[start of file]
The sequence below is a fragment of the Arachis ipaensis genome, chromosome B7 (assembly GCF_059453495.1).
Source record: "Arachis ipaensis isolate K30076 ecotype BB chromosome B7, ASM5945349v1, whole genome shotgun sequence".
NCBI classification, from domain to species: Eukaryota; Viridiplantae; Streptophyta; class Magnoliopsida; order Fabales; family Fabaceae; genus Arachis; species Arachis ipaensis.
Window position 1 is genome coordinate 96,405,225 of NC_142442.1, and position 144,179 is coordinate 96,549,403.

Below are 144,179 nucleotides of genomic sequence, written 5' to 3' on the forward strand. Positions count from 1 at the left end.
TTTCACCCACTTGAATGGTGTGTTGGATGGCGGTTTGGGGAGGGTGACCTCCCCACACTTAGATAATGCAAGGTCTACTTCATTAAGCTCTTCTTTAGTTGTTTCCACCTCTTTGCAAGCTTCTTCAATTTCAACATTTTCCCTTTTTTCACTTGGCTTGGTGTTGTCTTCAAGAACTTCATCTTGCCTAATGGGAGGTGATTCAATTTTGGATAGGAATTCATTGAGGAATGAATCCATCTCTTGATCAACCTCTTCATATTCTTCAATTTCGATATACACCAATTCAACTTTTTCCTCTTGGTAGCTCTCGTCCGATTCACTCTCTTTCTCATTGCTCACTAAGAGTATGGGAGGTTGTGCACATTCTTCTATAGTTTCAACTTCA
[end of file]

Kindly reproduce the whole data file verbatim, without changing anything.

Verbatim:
The sequence below is a fragment of the Arachis ipaensis genome, chromosome B7 (assembly GCF_059453495.1).
Source record: "Arachis ipaensis isolate K30076 ecotype BB chromosome B7, ASM5945349v1, whole genome shotgun sequence".
NCBI classification, from domain to species: Eukaryota; Viridiplantae; Streptophyta; class Magnoliopsida; order Fabales; family Fabaceae; genus Arachis; species Arachis ipaensis.
Window position 1 is genome coordinate 96,405,225 of NC_142442.1, and position 144,179 is coordinate 96,549,403.

Below are 144,179 nucleotides of genomic sequence, written 5' to 3' on the forward strand. Positions count from 1 at the left end.
TTTCACCCACTTGAATGGTGTGTTGGATGGCGGTTTGGGGAGGGTGACCTCCCCACACTTAGATAATGCAAGGTCTACTTCATTAAGCTCTTCTTTAGTTGTTTCCACCTCTTTGCAAGCTTCTTCAATTTCAACATTTTCCCTTTTTTCACTTGGCTTGGTGTTGTCTTCAAGAACTTCATCTTGCCTAATGGGAGGTGATTCAATTTTGGATAGGAATTCATTGAGGAATGAATCCATCTCTTGATCAACCTCTTCATATTCTTCAATTTCGATATACACCAATTCAACTTTTTCCTCTTGGTAGCTCTCGTCCGATTCACTCTCTTTCTCATTGCTCACTAAGAGTATGGGAGGTTGTGCACATTCTTCTATAGTTTCAACTTCA